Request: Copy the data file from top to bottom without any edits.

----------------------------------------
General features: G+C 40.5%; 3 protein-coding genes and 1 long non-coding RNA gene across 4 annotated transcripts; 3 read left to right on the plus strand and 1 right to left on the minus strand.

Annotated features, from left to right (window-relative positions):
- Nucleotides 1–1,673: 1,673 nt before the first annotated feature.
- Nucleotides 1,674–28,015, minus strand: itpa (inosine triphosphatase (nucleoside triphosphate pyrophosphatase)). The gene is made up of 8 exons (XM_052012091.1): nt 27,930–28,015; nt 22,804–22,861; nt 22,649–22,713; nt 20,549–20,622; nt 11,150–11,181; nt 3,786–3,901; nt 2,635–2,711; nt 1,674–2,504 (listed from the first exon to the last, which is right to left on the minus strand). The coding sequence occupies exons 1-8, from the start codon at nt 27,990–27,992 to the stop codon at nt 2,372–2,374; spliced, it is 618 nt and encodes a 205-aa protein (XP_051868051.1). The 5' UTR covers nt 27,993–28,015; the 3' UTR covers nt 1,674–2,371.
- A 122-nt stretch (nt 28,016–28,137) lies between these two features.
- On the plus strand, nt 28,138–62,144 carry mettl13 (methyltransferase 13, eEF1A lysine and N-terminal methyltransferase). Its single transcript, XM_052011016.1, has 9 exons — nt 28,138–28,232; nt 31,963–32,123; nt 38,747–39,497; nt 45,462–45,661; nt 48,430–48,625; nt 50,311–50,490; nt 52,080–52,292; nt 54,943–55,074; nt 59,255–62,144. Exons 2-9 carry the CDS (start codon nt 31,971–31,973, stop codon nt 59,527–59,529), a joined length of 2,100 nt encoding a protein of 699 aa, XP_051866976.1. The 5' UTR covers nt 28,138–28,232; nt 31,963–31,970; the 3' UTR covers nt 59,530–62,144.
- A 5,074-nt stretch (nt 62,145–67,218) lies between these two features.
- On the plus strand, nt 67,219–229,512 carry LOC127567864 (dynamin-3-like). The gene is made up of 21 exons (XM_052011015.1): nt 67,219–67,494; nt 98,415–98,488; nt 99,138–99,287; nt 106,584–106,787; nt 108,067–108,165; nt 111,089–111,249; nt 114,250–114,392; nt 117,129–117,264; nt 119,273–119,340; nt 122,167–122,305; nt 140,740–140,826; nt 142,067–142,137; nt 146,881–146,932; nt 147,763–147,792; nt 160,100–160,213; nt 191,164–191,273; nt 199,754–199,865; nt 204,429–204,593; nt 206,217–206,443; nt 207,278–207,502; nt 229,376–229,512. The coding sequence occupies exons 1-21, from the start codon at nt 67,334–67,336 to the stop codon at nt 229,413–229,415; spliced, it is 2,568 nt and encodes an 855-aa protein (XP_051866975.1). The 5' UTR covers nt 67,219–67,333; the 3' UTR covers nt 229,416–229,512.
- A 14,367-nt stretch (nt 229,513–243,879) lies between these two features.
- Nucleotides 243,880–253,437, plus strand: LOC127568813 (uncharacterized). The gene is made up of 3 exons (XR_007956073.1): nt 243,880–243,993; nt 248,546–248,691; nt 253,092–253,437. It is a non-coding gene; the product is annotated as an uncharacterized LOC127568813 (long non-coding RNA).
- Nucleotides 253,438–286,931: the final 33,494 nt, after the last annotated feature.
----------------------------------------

General features: G+C 40.5%; 3 protein-coding genes and 1 long non-coding RNA gene across 4 annotated transcripts; 3 read left to right on the plus strand and 1 right to left on the minus strand.

Annotated features, from left to right (window-relative positions):
- Nucleotides 1–1,673: 1,673 nt before the first annotated feature.
- Nucleotides 1,674–28,015, minus strand: itpa (inosine triphosphatase (nucleoside triphosphate pyrophosphatase)). The gene is made up of 8 exons (XM_052012091.1): nt 27,930–28,015; nt 22,804–22,861; nt 22,649–22,713; nt 20,549–20,622; nt 11,150–11,181; nt 3,786–3,901; nt 2,635–2,711; nt 1,674–2,504 (listed from the first exon to the last, which is right to left on the minus strand). The coding sequence occupies exons 1-8, from the start codon at nt 27,990–27,992 to the stop codon at nt 2,372–2,374; spliced, it is 618 nt and encodes a 205-aa protein (XP_051868051.1). The 5' UTR covers nt 27,993–28,015; the 3' UTR covers nt 1,674–2,371.
- A 122-nt stretch (nt 28,016–28,137) lies between these two features.
- On the plus strand, nt 28,138–62,144 carry mettl13 (methyltransferase 13, eEF1A lysine and N-terminal methyltransferase). Its single transcript, XM_052011016.1, has 9 exons — nt 28,138–28,232; nt 31,963–32,123; nt 38,747–39,497; nt 45,462–45,661; nt 48,430–48,625; nt 50,311–50,490; nt 52,080–52,292; nt 54,943–55,074; nt 59,255–62,144. Exons 2-9 carry the CDS (start codon nt 31,971–31,973, stop codon nt 59,527–59,529), a joined length of 2,100 nt encoding a protein of 699 aa, XP_051866976.1. The 5' UTR covers nt 28,138–28,232; nt 31,963–31,970; the 3' UTR covers nt 59,530–62,144.
- A 5,074-nt stretch (nt 62,145–67,218) lies between these two features.
- On the plus strand, nt 67,219–229,512 carry LOC127567864 (dynamin-3-like). The gene is made up of 21 exons (XM_052011015.1): nt 67,219–67,494; nt 98,415–98,488; nt 99,138–99,287; nt 106,584–106,787; nt 108,067–108,165; nt 111,089–111,249; nt 114,250–114,392; nt 117,129–117,264; nt 119,273–119,340; nt 122,167–122,305; nt 140,740–140,826; nt 142,067–142,137; nt 146,881–146,932; nt 147,763–147,792; nt 160,100–160,213; nt 191,164–191,273; nt 199,754–199,865; nt 204,429–204,593; nt 206,217–206,443; nt 207,278–207,502; nt 229,376–229,512. The coding sequence occupies exons 1-21, from the start codon at nt 67,334–67,336 to the stop codon at nt 229,413–229,415; spliced, it is 2,568 nt and encodes an 855-aa protein (XP_051866975.1). The 5' UTR covers nt 67,219–67,333; the 3' UTR covers nt 229,416–229,512.
- A 14,367-nt stretch (nt 229,513–243,879) lies between these two features.
- Nucleotides 243,880–253,437, plus strand: LOC127568813 (uncharacterized). The gene is made up of 3 exons (XR_007956073.1): nt 243,880–243,993; nt 248,546–248,691; nt 253,092–253,437. It is a non-coding gene; the product is annotated as an uncharacterized LOC127568813 (long non-coding RNA).
- Nucleotides 253,438–286,931: the final 33,494 nt, after the last annotated feature.